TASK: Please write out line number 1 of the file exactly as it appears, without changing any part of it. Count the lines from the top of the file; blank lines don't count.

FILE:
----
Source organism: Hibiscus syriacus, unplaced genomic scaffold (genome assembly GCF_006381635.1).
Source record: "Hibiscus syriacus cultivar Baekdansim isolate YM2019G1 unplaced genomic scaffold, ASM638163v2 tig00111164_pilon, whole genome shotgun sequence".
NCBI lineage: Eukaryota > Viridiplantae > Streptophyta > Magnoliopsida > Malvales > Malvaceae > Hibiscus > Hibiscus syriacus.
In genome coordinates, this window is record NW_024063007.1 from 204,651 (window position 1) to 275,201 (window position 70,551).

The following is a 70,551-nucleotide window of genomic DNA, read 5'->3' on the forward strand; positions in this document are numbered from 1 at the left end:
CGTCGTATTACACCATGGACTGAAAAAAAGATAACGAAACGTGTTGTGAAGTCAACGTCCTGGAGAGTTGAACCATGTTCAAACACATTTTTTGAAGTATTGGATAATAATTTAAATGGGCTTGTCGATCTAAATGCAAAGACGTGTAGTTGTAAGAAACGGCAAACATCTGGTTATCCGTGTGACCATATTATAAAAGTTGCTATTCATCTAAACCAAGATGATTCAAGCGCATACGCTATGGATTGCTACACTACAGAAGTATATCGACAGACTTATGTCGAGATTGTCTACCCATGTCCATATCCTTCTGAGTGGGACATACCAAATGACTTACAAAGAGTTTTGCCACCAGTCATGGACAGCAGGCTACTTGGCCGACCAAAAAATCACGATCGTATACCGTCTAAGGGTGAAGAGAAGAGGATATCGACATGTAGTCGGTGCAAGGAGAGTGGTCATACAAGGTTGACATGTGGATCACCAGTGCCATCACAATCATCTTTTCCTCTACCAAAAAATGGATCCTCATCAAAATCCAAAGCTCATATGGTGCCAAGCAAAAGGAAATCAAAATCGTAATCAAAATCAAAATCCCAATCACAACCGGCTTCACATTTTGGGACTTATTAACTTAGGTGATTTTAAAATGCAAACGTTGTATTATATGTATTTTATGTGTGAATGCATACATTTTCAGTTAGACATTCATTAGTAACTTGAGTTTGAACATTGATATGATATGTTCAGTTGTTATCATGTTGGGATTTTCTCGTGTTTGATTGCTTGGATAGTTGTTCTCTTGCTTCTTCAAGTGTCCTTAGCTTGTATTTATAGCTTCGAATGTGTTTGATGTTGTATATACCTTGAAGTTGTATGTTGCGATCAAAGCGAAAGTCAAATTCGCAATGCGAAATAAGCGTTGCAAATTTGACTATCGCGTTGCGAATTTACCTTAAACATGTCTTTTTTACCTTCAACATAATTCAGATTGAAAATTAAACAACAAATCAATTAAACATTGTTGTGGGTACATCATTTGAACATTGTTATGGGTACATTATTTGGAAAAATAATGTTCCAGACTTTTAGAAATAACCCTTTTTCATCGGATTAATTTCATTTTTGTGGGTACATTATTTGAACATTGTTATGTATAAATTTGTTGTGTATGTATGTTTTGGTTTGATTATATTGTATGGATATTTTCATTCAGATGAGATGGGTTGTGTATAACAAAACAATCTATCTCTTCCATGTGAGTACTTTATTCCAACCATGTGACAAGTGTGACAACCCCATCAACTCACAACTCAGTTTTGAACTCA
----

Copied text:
Source organism: Hibiscus syriacus, unplaced genomic scaffold (genome assembly GCF_006381635.1).